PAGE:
I thought it was really nice that she describes her fans as supportive and welcoming. Predictably, Kotaku’s comments on the article include many crude responses, though I was interested to see several people commenting that this makes them respect Munn even more. I’ll leave further commentary aside for now (must focus on more pressing writing tasks), but I thought this might be of interest to some readers here.
I was talking to a friend the other night about how many (ostensibly) narrative games often do things that entirely defy logic and ruin a sense of immersive storytelling. The most obvious such convention may be the character’s repeated death and rebirth, but that one presents a particularly difficult question: How do you get around this convention without undermining the whole point of the game, which is to fight and escape death? That convention doesn’t have an easy answer, though, and not everyone is buying the kind of answers that have been offered to date.
Some other tropes, however, remain quite common and entirely possible to address if you’re really interested in prioritizing storytelling aspects. I thought it might be fun to point out a few such annoyances and suggest how they could be (or even have been) approached in more coherent ways. (And yes, when you’re writing a multi-hundred-page dissertation, thinking and writing about anything else in the world for a few minutes a day definitely counts as “fun.”) I invite you, too, to respond to these or come up with some more of your own in the comments.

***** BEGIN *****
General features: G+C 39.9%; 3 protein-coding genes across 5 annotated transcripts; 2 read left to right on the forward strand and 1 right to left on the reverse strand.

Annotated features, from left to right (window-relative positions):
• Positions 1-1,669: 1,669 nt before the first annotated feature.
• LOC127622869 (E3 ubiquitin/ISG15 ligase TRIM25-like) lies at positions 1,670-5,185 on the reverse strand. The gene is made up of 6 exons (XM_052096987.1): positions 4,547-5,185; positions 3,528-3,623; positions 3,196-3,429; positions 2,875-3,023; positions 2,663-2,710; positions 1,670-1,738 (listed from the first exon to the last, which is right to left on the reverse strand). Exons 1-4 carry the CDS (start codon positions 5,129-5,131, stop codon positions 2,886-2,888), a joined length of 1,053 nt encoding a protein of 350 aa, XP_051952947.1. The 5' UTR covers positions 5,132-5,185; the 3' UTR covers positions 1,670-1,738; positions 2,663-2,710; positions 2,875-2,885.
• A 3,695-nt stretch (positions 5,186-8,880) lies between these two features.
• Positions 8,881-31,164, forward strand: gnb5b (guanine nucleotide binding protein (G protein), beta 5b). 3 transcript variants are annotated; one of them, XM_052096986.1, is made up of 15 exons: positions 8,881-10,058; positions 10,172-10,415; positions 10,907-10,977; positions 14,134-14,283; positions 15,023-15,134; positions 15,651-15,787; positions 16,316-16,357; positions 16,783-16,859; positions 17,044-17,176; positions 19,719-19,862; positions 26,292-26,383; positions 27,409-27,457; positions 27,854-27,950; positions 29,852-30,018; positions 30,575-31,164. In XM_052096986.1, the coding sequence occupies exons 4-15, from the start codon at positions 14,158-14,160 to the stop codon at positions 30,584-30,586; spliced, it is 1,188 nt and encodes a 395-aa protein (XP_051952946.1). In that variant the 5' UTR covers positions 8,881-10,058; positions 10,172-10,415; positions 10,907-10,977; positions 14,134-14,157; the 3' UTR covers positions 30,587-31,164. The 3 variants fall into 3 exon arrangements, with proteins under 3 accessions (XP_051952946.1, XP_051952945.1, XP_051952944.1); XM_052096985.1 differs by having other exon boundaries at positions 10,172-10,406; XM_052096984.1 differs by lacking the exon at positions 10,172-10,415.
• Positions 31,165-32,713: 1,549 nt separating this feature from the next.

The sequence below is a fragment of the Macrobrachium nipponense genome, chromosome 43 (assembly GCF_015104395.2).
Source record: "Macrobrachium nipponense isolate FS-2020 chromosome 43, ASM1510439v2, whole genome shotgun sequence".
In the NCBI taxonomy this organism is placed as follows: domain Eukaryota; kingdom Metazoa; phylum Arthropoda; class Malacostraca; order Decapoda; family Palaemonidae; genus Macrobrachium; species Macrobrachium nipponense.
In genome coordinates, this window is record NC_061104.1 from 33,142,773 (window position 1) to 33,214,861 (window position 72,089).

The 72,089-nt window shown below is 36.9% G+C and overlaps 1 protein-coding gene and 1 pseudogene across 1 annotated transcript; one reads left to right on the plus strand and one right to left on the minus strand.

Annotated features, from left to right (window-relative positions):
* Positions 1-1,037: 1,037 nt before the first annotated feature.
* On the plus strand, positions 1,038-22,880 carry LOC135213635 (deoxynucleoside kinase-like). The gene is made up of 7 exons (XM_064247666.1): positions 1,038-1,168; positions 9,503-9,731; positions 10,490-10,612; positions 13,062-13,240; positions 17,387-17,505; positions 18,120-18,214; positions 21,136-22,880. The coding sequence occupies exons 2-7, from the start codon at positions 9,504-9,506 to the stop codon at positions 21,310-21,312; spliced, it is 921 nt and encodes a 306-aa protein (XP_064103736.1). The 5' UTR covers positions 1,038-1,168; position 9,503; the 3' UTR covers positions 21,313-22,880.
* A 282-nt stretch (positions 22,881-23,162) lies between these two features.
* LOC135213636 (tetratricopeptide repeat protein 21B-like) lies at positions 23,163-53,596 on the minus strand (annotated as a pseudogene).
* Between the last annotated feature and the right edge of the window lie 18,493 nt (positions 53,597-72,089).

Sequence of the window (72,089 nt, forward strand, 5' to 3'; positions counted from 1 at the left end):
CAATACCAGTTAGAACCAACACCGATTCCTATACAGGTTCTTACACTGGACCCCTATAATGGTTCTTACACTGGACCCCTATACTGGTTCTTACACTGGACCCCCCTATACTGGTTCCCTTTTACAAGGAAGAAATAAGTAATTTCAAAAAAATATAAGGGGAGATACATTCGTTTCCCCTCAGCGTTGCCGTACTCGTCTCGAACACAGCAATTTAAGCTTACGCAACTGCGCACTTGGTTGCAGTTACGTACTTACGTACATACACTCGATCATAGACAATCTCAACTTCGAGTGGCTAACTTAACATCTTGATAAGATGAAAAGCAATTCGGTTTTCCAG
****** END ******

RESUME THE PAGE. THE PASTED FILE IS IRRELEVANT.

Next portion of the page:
Continue reading “Where’d My Key Go? (And Other Game Design Annoyances)”
I have a few blog posts on deck that I’ve started but keep putting off. (Such is the nature of dissertation writing, I suppose.) I beg your forgiveness again, then, for posts few and far between, on happenings that may seem like yesterday’s news. Today’s late-to-the-game post is on Heavy Rain, one of the few games that makes me want a Playstation 3 (along with The Last Guardian, Team Ico’s upcoming game).
I’ve been seeing some fascinating interviews lately with David Cage, director of Heavy Rain and head of the development studio behind that game and its predecessor Indigo Prophecy (a.k.a. Fahrenheit). As you might have been hearing, one of the big points of buzz around Heavy Rain is that when characters die, they stay dead, so as to tell a more seamless and less frustrating storyâ€”a mechanic discussed elsewhere on this blog and in one of my articles. I’ve been fascinated to see that some gamers reacted with skepticism (or even hostility) to this idea when I first published on the topic, but it looks like some might be warming up to itâ€”albeit with some reservationsâ€”now that it’s actually being implemented in a promising fashion.
Continue reading “What Heavy Rain Might Tell Us About Choice”